For some, climate change is out there, hovering just beyond today’s bad weather. For others it is already unfolding, with catastrophic consequences for the people and places they love.
The disconnection between people and land is not only a driver of climate change, it informs how we experience, understand and respond to it. This disconnection is underpinned and sustained by colonialism and capitalism, ideologies of domination, separation and control.
As key beneficiaries of these systems, settler descended people have a responsibility to trouble the privileges of colonialism, and develop ways of being with and in place that promote ecological and social justice towards the past and the future.
Tender Places is a creative research project undertaken as Doctoral Research at Victoria University. It is auto-ethnographic research undertaken by Kelly Lee Hickey a fifth generation Northern Territory settler, and takes place in and around Mparntwe/Alice Springs, which is on Arrernte land. It aims to disrupt harmful settler colonial land relations through walking, reading, and creative making practices.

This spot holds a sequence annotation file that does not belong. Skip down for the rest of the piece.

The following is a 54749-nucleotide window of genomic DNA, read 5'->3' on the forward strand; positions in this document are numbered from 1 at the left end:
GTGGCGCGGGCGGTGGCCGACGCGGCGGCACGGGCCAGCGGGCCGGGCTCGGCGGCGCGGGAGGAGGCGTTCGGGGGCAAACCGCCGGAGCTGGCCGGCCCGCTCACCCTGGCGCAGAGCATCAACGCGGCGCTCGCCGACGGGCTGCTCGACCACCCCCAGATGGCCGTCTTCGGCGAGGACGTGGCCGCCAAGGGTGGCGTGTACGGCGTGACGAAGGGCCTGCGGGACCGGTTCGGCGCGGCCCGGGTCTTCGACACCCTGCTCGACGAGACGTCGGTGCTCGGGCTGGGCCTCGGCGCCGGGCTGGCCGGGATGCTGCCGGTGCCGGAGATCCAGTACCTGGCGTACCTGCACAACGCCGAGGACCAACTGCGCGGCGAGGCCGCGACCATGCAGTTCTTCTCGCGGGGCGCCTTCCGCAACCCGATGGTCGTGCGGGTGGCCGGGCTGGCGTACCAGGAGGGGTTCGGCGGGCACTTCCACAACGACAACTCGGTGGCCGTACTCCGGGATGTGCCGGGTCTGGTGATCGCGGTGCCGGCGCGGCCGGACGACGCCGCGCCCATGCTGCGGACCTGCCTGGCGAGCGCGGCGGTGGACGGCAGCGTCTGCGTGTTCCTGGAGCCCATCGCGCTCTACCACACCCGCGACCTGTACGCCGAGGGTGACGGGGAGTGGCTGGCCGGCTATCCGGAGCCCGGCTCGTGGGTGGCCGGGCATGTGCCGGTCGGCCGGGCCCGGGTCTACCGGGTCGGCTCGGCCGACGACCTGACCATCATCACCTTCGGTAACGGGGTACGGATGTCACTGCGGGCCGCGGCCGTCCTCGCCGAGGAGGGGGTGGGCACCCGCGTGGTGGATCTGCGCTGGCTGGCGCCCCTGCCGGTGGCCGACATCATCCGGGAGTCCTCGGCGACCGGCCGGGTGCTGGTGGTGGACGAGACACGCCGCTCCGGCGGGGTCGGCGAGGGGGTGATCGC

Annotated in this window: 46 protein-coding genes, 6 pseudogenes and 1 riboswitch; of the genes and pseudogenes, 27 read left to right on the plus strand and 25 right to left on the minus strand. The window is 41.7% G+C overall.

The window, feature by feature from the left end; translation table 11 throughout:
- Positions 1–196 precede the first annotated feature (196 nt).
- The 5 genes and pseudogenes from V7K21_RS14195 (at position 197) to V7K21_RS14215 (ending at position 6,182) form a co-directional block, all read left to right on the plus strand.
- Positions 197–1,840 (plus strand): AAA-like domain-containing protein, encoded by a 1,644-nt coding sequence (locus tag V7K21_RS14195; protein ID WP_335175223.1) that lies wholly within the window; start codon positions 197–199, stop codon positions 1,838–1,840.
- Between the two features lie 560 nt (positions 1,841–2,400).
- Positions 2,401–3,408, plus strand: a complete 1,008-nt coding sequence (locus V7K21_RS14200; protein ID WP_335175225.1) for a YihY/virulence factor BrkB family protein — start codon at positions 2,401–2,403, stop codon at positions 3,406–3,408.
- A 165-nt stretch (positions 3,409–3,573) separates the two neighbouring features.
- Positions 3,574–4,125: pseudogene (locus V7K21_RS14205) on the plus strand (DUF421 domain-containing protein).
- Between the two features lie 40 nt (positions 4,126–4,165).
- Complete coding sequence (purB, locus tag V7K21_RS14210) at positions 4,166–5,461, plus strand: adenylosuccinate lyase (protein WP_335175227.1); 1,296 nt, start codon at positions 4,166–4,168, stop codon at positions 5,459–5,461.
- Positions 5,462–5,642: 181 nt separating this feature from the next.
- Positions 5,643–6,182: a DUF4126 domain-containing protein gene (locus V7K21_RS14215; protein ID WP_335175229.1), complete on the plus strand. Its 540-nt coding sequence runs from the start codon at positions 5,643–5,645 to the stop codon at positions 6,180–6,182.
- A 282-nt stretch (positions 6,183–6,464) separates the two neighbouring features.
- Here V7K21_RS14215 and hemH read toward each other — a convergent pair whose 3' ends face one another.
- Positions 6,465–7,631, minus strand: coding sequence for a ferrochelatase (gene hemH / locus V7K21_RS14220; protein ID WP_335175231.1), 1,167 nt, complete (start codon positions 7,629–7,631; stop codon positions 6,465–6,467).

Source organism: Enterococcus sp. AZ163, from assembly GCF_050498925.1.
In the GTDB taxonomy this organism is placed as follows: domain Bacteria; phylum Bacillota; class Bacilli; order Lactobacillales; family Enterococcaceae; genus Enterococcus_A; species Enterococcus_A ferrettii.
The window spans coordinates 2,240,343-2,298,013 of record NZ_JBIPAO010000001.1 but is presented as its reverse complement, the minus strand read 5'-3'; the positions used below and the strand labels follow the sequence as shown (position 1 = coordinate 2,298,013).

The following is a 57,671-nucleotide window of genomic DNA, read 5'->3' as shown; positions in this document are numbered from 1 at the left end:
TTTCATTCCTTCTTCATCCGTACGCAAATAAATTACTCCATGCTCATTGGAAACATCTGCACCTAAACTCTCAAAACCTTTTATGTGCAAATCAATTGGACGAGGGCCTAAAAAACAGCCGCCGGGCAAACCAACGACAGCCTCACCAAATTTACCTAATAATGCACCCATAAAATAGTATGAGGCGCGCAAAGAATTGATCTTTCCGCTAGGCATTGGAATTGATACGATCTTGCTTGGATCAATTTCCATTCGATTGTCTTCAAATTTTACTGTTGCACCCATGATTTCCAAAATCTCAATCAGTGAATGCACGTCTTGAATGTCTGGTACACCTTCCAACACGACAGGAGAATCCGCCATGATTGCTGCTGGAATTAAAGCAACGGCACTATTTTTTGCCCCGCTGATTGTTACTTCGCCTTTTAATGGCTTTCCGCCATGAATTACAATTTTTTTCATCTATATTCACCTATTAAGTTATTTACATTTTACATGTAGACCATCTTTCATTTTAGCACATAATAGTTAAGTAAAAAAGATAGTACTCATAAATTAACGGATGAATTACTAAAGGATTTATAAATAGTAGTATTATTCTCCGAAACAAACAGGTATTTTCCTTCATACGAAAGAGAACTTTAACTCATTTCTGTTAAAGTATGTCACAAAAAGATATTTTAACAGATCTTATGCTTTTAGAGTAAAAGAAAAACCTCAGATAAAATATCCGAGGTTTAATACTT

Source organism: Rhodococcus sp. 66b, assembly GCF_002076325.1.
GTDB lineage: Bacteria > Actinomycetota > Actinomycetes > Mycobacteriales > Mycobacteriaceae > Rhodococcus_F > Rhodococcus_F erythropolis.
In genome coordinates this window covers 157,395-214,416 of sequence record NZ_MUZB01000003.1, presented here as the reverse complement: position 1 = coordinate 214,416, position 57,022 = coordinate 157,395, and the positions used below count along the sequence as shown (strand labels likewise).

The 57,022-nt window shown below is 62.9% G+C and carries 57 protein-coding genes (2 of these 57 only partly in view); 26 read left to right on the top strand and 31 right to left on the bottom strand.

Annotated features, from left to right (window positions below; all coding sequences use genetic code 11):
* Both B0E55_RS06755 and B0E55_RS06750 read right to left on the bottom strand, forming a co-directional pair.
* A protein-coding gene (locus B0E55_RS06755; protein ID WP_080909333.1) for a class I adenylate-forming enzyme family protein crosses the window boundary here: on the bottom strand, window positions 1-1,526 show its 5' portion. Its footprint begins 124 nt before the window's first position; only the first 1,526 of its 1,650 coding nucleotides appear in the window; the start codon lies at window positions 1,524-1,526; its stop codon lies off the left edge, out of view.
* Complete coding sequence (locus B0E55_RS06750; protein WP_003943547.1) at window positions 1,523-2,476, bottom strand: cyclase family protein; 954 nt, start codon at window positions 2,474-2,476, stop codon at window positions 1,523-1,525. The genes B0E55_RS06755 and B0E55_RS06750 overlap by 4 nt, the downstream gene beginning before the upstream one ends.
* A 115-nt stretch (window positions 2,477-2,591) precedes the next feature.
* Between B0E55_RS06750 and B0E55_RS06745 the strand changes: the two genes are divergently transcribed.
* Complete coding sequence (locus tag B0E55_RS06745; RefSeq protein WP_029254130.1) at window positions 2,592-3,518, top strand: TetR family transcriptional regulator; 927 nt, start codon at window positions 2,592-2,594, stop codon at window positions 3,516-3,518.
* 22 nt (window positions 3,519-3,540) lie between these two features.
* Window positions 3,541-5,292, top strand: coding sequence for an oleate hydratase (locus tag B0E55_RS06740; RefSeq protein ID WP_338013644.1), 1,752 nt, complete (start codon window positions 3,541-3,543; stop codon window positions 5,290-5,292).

About the Researcher
Kelly Lee Hickey was raised in Darwin, on the sweat soaked wetlands of Larrakia land, and has made her home in the dusty red country of the Arrernte nation in Mparntwe/Alice Springs since 2008. An artist, activist and creative researcher, her practice explores the intersections between people and places, through collaborative and participatory works. Her work has been published and performed in Australia, China, Finland, New Zealand, Indonesia and Germany.
Tender Places takes place on the unceded sovereign lands of the Arrernte people. As a settler artist and researcher I acknowledge the historic and ongoing harm and erasures caused by colonial culture and research, and express my continued commitment to listening and learning about ways of doing, being and knowing that unravel these harmful legacies, and restore justice in these lands.
Please get in touch with any questions or would like to know more. I’m especially interested to hear from other artists and researchers working on similiar ideas, or in similiar ways – please say hi!